The year is 2019 and I can’t buy a good majority of consumer technology because we lack privacy legislation and consumer protections. Example: it’s absurd that my TV came with spyware that can’t be turned off or avoided; I had to stop it from phoning home at the network level. It also came with an arbitration clause and a clause waiving the right to a class action lawsuit.
@retrohacker Simply reprogram all of the things. It's not… actually, it is pretty hard.
Also be aware that clauses waiving the right to a class action lawsuit are meaningless and unenforceable in some jurisdictions.
@wizzwizz4 I would love a future where consumer hardware is mostly fungible and easily flashable. I don't see that happening here, I strongly suspect they sell these TVs below manufacturing cost expecting to make money back w/ the spyware.
@retrohacker My parents didn't understand why I was annoyed at them when they bought a "Smart" TV. But then when I looked into it, it's pretty much impossible to get a
TV that doesn't connect to the internet these days. A TV should do one thing, and only that: be a display. If you want smart stuff, glue a raspberry pi to it or some other thing. Trying to do two things at once like a smart TV does is a recipe for disaster
@grainloom @retrohacker possible? Yes. But then again, it is possible to do many things, but probably not practical or reasonable :D. It probably depends on the device, some might have the display driver be decoupled from the computer part, which would make it easier to just neuter the computer part. Some might have both on the same board which would make it necessary to make or get (somehow) a display driver for it. Probably easier to just not connect it to any network and ignore the smart part
the worst is that people just don't understand the implications.
our organization needed a large display, and bought a smart tv (no other choice at a reasonable cost).
People keep on insisting to connect it via Ethernet, and when I ask why it's "because it can".
then explain what it "can do" then, and they accept but still seem to be annoyed somehow.
Seems like I'm missing some use case..
And these are somewhat technical people
@norwin I'm excited to see the "TV Landing Page" wars, it's going to be beautifully dystopian. Where HDMI inputs are considered hostile by the TV manufactures because they bypass the manufacturer's spyware.
the people I talked about mostly don't use HDMI already, but Chromecast or some similar solution.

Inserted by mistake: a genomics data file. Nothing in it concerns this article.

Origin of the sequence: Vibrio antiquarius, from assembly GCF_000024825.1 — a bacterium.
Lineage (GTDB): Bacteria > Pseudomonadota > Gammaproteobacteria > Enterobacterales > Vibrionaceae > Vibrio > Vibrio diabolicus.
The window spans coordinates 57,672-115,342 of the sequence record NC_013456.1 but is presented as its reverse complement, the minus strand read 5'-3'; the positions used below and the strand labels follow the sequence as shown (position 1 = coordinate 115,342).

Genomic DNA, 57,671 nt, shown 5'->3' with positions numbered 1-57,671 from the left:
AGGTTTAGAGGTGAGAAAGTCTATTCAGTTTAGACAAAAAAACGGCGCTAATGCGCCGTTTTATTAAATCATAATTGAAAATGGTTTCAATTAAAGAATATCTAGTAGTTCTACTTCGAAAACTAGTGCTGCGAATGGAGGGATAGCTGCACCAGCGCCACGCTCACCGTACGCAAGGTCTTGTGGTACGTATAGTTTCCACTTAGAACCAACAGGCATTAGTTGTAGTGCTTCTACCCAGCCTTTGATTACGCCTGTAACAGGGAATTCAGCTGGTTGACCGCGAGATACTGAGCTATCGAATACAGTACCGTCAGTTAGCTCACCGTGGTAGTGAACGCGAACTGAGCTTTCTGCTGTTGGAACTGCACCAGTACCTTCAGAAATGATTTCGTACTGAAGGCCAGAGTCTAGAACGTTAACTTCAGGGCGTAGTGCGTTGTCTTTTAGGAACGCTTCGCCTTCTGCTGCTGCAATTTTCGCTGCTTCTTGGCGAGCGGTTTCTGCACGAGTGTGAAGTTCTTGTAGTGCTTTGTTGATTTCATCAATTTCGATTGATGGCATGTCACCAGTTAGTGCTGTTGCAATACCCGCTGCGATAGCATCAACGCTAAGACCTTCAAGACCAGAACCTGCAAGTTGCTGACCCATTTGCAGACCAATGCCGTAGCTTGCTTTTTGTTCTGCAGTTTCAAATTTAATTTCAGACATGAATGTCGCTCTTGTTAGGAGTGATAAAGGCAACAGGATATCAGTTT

but DRM is built into both, so whatever :D:
Why connect it to the network in the first place? From an end user perspective, no embedded device is trustworthy these days.
@retrohacker under most legislation, it's impossible to contract oneself out of a human or civil right. If your legislation has a right to privacy, then you would still be able to instigate a class-action lawsuit for violation of privacy
TV's have been a really bad idea for awhile. If you expose anyone you care about to msm programming, you are damaging them.
I go with a great stand alone monitor, and feed it as i see fit.
@mydogisahusky I use them as a screen for HDMI inputs that go into a RaspberryPi. It's hard to find a 55' 4K HDMI monitor for $350.
@retrohacker "Vizeo exec: we'd have to charge a premium on 'dumb' TVs to make up for the money we'll lose by not spying on you" https://boingboing.net/2019/01/11/telescreens-r-us.html
@Mycroft this is exactly it. I couldn't believe I got a 55' 4k TV for $350, and then I plugged it in and realized why. I'm fairly confident this TV is sold below manufacturing cost with the expectation that the spyware will make it profitable.
@attilakinali @retrohacker I as going to say. Some folks think that because governments have coercive power, everything they do it bad. But I think the GDPR is proof that even neoliberal states can do good things, if pushed hard enough. It's one piece of really good legislation that solves so many problems.
In Europe, a lot of people are irritated because GDPR goes too far in some areas. E.g. if you are a concert photographer, you are not allowed to take pictures without prior and written consent of everyone present. Or if you were running the website of a yearly recurring event, including photos of past events, you are forced to take down all pictures for which you cannot acquire of everyone depicted.
@attilakinali @retrohacker it's my understanding that you need only provide clearly posted notices that photos will be taken and old photos are fine as long as you did that. Which is best practice anyway. There's a lot of confusion about the law, alas and people being overly cautious.
It's my second favourite EU law. (My first favourite is the one about allergens and my third favourite is the one about mobile phone roaming.)
@attilakinali @retrohacker This appears to not actually be true: https://togsinbusiness.com/gdpr-photographers/#retrospectively
Also, event organisers have a legitimate interest in documenting their event, which means the old notices should be good enough.
There's a lot of anti-GDPR fud and I don't know if it's coming fro ad-tech companies who will be forced to finally behave, but I have my suspicions,
dont buy TVs anymore. Just separately purchase a monitor, a tuner and a small amp for audio out. You will end up with better sound, and a toolchain that only does what you need.
@retrohacker This is a rather open interview with the Vizio CEO about data collection on smart TVs:
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